Designing Gamified Learning Environments
Track: Online Learners
Delivery Mode: Asynchronous Workshop
Game environments encourage collaboration, inquiry-based learning, repetition, practice and control. In this workshop, you will use theories and principles from game design to develop learning environments that motivate and engage students in a creative way. By understanding elements of game design theory, you will begin to adopt and incorporate these elements which promote engagement into your online and blended courses. You will explore elements such as role playing, point systems, competition and collaboration.
- Discuss the parallels between game design theory and successful learning environments
- Design a learning activity which incorporates elements of game design
This is an asynchronous, week-long workshop which will begin on a Monday and end on the following Sunday. The workshop will require approximately 6-8 hours of work, including reading research-based articles, viewing presentations, engaging in online discussion forums, and submitting assignments. Total length of time to completion: 7 days.
Who should attend?
Faculty interested in creative approaches to course design
Dr. Kevin Bell
Kevin Bell serves Northeastern University as the Executive Director for Curriculum Development and Deployment and as Senior Fellow for the Lowell Institute Innovation Incubator.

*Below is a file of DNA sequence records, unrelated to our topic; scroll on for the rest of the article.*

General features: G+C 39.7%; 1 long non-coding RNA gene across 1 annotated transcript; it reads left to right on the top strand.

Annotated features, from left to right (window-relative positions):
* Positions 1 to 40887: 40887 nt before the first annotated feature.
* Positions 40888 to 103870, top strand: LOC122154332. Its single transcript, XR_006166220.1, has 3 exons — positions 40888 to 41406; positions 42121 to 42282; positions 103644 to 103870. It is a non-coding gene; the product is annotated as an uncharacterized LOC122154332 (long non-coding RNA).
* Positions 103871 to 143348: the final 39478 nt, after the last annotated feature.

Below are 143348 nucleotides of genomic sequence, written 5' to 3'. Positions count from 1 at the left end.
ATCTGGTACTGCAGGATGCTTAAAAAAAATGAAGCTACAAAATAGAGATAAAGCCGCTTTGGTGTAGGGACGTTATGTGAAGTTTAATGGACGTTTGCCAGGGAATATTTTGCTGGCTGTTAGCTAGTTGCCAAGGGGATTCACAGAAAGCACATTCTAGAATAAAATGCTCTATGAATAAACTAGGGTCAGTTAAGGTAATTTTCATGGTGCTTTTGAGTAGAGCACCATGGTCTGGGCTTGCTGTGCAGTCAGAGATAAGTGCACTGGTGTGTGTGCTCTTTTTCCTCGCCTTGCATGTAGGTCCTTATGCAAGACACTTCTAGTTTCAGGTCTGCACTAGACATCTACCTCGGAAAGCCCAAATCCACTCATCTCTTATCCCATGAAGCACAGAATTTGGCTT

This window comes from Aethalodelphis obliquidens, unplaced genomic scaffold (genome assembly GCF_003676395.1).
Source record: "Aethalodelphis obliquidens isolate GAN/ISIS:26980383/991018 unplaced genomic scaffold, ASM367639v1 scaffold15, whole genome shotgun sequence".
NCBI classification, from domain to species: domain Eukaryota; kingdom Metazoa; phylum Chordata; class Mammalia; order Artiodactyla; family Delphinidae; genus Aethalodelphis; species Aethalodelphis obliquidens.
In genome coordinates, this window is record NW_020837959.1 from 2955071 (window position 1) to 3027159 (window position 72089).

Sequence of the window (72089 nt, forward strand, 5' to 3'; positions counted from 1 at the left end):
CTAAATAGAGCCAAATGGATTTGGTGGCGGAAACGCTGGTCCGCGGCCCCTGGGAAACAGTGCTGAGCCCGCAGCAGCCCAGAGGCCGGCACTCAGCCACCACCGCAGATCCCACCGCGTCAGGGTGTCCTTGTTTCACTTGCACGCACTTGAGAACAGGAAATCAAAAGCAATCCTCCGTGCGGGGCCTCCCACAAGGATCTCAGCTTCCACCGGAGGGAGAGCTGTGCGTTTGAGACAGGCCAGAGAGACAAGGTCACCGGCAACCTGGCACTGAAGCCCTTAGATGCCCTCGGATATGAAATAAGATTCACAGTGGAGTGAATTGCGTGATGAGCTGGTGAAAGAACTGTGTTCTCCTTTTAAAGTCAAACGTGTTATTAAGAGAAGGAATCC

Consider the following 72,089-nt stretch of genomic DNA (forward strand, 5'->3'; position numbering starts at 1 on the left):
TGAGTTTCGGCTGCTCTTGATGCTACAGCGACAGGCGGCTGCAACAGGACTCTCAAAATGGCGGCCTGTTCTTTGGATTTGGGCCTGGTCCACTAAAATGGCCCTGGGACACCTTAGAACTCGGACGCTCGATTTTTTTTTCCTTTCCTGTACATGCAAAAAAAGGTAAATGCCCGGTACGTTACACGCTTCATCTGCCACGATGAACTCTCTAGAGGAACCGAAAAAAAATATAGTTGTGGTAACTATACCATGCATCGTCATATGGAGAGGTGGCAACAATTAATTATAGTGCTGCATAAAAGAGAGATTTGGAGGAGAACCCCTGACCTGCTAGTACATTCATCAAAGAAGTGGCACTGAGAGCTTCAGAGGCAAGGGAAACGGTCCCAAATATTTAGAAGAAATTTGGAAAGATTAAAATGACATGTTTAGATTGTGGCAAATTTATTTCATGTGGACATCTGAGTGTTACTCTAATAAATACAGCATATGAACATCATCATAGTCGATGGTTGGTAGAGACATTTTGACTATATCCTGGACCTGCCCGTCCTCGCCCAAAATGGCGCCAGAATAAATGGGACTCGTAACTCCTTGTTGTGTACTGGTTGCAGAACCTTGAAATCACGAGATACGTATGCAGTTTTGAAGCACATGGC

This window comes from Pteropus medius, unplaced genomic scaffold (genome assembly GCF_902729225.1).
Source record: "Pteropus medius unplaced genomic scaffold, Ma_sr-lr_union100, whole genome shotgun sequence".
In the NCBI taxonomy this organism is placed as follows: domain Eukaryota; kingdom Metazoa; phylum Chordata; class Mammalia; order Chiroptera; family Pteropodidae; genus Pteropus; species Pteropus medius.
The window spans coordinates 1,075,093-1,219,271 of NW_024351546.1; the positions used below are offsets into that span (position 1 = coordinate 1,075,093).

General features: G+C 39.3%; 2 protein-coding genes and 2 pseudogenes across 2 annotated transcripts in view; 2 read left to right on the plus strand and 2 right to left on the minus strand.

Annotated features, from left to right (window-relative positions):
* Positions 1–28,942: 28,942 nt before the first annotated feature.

Prior to his Northeastern appointment, Kevin served as Chief Academic Officer for the College of Online and Continuing Education at Southern New Hampshire University where he also led the academic development of the SNHU Innovation Lab’s College for America project.
Bell holds a BSc. in Analysis of Science and Technology from Manchester University in the UK, an M.A.T. from Marlboro College, and graduated from the executive doctoral program at the University of Pennsylvania. His most recent research centers on elements of course design that affect persistence and retention in online classes, with a focus on cognitive science, adaptive learning and gamification. He was awarded a double distinction for his dissertation at Penn.
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